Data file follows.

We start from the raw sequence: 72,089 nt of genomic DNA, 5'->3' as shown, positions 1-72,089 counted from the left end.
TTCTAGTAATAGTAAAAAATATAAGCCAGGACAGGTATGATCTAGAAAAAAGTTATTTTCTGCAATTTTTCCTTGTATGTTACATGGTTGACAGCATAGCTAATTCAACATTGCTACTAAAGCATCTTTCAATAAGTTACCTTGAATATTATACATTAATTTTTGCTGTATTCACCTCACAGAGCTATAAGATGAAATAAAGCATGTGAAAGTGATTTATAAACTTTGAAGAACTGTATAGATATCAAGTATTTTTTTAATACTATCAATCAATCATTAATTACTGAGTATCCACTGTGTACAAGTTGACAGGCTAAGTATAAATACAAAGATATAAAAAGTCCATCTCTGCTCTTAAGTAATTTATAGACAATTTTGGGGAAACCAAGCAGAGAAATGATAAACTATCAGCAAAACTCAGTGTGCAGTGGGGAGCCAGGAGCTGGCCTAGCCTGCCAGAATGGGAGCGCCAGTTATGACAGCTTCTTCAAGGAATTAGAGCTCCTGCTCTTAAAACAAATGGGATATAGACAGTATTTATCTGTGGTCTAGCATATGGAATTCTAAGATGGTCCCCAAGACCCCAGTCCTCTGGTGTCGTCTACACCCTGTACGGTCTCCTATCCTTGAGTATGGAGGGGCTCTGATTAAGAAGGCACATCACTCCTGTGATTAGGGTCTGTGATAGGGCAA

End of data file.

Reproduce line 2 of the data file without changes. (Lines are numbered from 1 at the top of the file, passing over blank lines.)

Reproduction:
TTCTAGTAATAGTAAAAAATATAAGCCAGGACAGGTATGATCTAGAAAAAAGTTATTTTCTGCAATTTTTCCTTGTATGTTACATGGTTGACAGCATAGCTAATTCAACATTGCTACTAAAGCATCTTTCAATAAGTTACCTTGAATATTATACATTAATTTTTGCTGTATTCACCTCACAGAGCTATAAGATGAAATAAAGCATGTGAAAGTGATTTATAAACTTTGAAGAACTGTATAGATATCAAGTATTTTTTTAATACTATCAATCAATCATTAATTACTGAGTATCCACTGTGTACAAGTTGACAGGCTAAGTATAAATACAAAGATATAAAAAGTCCATCTCTGCTCTTAAGTAATTTATAGACAATTTTGGGGAAACCAAGCAGAGAAATGATAAACTATCAGCAAAACTCAGTGTGCAGTGGGGAGCCAGGAGCTGGCCTAGCCTGCCAGAATGGGAGCGCCAGTTATGACAGCTTCTTCAAGGAATTAGAGCTCCTGCTCTTAAAACAAATGGGATATAGACAGTATTTATCTGTGGTCTAGCATATGGAATTCTAAGATGGTCCCCAAGACCCCAGTCCTCTGGTGTCGTCTACACCCTGTACGGTCTCCTATCCTTGAGTATGGAGGGGCTCTGATTAAGAAGGCACATCACTCCTGTGATTAGGGTCTGTGATAGGGCAA